Beatniks there were, but they hung out in far-off American cities, so I had very little idea about their appearance. My dad and his friends, of average Canadian farm folk background, would have considered a beard a disgrace to a man — an odd reversal of natural circumstance. Older men we’ve talked with, whose memories go back to small-town life in the 30s and 40’s, remember beards being ridiculed and young men who wore them being tormented.

When I did hear the word when I was young, it was usually associated with mumbling. If she couldn’t hear his reply, Mom might say, “Dad’s mumbling in his beard again.” I think they even accused me of mumbling into my beard a time or two. I suppose that’s a cliche now?

In my teens I did see some older men with beards, and decided that a neatly-trimmed beard or goatee looks quite distinguished.

Today, in contrast, beards seem to be everywhere. Or “shadow beards.” Look at book covers and magazines: most of the males I see have the three-day-stubble look; some might have a neatly trimmed beard. But clean-shaven men seem to be in the minority in photos. Plus, Amish romances are very popular; on those covers, beards are a given.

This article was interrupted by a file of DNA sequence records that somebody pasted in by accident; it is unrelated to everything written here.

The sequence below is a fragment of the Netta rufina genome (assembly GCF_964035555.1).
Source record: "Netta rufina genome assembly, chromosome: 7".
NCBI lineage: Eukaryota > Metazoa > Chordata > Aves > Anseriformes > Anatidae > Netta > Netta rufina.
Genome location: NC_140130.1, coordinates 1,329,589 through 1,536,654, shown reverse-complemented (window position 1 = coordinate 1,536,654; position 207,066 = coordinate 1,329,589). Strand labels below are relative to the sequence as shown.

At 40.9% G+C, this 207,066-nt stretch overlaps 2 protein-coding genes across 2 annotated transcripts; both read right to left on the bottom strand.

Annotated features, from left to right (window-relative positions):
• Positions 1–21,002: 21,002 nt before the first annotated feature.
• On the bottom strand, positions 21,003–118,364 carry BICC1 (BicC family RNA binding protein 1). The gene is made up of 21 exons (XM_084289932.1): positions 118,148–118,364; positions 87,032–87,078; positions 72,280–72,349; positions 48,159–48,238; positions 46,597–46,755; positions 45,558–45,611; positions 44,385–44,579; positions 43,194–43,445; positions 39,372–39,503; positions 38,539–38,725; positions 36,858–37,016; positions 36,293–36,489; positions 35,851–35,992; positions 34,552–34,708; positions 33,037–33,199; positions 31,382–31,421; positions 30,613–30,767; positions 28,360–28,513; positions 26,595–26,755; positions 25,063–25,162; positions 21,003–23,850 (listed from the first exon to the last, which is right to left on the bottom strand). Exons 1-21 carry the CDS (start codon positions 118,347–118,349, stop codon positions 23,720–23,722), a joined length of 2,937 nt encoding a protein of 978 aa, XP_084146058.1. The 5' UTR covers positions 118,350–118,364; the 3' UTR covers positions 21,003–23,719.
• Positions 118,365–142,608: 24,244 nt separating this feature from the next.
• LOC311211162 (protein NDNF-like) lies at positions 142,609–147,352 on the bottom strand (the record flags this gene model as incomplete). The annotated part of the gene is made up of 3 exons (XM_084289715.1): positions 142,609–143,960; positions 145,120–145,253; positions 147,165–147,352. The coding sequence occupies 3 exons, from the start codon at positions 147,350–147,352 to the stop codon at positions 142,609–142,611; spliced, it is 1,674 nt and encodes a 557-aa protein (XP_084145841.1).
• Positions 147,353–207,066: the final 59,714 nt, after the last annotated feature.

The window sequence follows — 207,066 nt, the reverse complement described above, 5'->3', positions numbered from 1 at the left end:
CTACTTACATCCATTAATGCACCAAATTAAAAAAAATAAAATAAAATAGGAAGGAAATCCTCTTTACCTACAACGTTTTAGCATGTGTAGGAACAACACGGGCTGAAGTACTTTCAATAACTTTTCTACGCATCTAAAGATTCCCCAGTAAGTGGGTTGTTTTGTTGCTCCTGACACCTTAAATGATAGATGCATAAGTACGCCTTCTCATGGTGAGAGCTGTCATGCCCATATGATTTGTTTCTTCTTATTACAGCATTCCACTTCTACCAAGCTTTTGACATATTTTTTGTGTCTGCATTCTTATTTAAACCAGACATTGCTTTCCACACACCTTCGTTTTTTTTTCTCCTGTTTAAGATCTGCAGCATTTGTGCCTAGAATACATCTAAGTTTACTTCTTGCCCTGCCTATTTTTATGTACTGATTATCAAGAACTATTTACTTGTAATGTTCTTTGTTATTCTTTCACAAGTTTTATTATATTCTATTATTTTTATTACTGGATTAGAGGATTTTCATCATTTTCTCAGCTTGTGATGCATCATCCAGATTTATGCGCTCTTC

As an adult, starting to learn about church and religion, I discovered there’s a Bible-based reason for men wearing beards. Different religious groups (including the one we’ve joined) teach that this natural male-female distinction has been instituted by our Creator for a reason and men should maintain this natural order. This would include Orthodox and Hasidic Jews, Muslims, the Amish, several Mennonite groups, Old German Baptists and others I’m not familiar with.

Jewish and Christian groups refer back to the Mosaic law where “Ye shall not round the corners of your heads, neither shalt thou mar the corners of thy beard.” (Leviticus 19:27) Some Jewish groups take this “corners” to mean “sideburns,” so they let theirs grow into what looks like long ringlets.

The Amish take it to mean, don’t trim your beard at all. However, coming from Europe where army officers had a lot of pride in their elaborate moustaches, the Amish have rejected moustaches as vanity. So, while Amish men have beards, they don’t wear moustaches. Looking at images on Wikki, I see the Old Order German Baptists must share this thinking. Both groups do cut their hair, but more in the style of the Quakers. (When they came to America and settled in Pennsylvania the Amish adopted a lot of the Quaker styles, like the broad-brimmed hat and plain coat.)

Our church believes “the beard” is a symbol of the sexual distinction, one that should not be removed. However, we aren’t living under the Mosaic Law now, so the Church doesn’t take this “not marring” as a rigid law. Our men believe in being all-round neat, and trim their hair and beards to look tidy.

And thus ends my quick overview in response to Fandango’s word for today: BEARD

HOPE: Our Life’s Anchor

Fandango’s one-word  prompt yesterday was ANCHOR.

When I saw that word I sat down and let my mind — and fingers  — contemplate the subject. I came up with this writing before we left for church, thinking I’d have time to post it sometime during the day — but then our day turned out quite full. Anyway, here are my thoughts.